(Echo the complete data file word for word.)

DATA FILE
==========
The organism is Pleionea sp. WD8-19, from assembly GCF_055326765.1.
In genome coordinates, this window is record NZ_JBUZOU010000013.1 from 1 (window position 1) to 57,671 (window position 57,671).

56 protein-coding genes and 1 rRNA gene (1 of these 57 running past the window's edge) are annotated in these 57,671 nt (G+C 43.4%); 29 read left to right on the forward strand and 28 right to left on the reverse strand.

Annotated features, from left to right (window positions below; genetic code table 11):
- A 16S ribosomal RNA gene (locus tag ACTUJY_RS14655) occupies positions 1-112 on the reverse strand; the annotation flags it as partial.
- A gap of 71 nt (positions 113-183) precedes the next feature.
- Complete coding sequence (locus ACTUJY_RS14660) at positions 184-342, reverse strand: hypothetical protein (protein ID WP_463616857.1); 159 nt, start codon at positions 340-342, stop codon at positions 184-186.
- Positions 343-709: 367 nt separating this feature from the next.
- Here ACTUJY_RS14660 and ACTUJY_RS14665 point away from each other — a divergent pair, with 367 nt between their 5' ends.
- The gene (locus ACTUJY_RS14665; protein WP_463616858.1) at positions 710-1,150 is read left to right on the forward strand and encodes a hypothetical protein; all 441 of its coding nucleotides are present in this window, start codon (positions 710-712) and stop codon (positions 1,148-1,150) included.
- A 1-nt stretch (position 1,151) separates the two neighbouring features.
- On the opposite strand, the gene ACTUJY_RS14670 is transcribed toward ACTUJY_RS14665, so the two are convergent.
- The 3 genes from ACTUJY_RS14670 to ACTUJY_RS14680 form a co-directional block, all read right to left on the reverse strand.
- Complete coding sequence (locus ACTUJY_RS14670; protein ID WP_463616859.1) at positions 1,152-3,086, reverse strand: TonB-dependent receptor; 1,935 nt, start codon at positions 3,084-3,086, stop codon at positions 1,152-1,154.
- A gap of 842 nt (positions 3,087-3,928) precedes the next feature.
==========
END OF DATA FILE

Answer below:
The organism is Pleionea sp. WD8-19, from assembly GCF_055326765.1.
In genome coordinates, this window is record NZ_JBUZOU010000013.1 from 1 (window position 1) to 57,671 (window position 57,671).

56 protein-coding genes and 1 rRNA gene (1 of these 57 running past the window's edge) are annotated in these 57,671 nt (G+C 43.4%); 29 read left to right on the forward strand and 28 right to left on the reverse strand.

Annotated features, from left to right (window positions below; genetic code table 11):
- A 16S ribosomal RNA gene (locus tag ACTUJY_RS14655) occupies positions 1-112 on the reverse strand; the annotation flags it as partial.
- A gap of 71 nt (positions 113-183) precedes the next feature.
- Complete coding sequence (locus ACTUJY_RS14660) at positions 184-342, reverse strand: hypothetical protein (protein ID WP_463616857.1); 159 nt, start codon at positions 340-342, stop codon at positions 184-186.
- Positions 343-709: 367 nt separating this feature from the next.
- Here ACTUJY_RS14660 and ACTUJY_RS14665 point away from each other — a divergent pair, with 367 nt between their 5' ends.
- The gene (locus ACTUJY_RS14665; protein WP_463616858.1) at positions 710-1,150 is read left to right on the forward strand and encodes a hypothetical protein; all 441 of its coding nucleotides are present in this window, start codon (positions 710-712) and stop codon (positions 1,148-1,150) included.
- A 1-nt stretch (position 1,151) separates the two neighbouring features.
- On the opposite strand, the gene ACTUJY_RS14670 is transcribed toward ACTUJY_RS14665, so the two are convergent.
- The 3 genes from ACTUJY_RS14670 to ACTUJY_RS14680 form a co-directional block, all read right to left on the reverse strand.
- Complete coding sequence (locus ACTUJY_RS14670; protein ID WP_463616859.1) at positions 1,152-3,086, reverse strand: TonB-dependent receptor; 1,935 nt, start codon at positions 3,084-3,086, stop codon at positions 1,152-1,154.
- A gap of 842 nt (positions 3,087-3,928) precedes the next feature.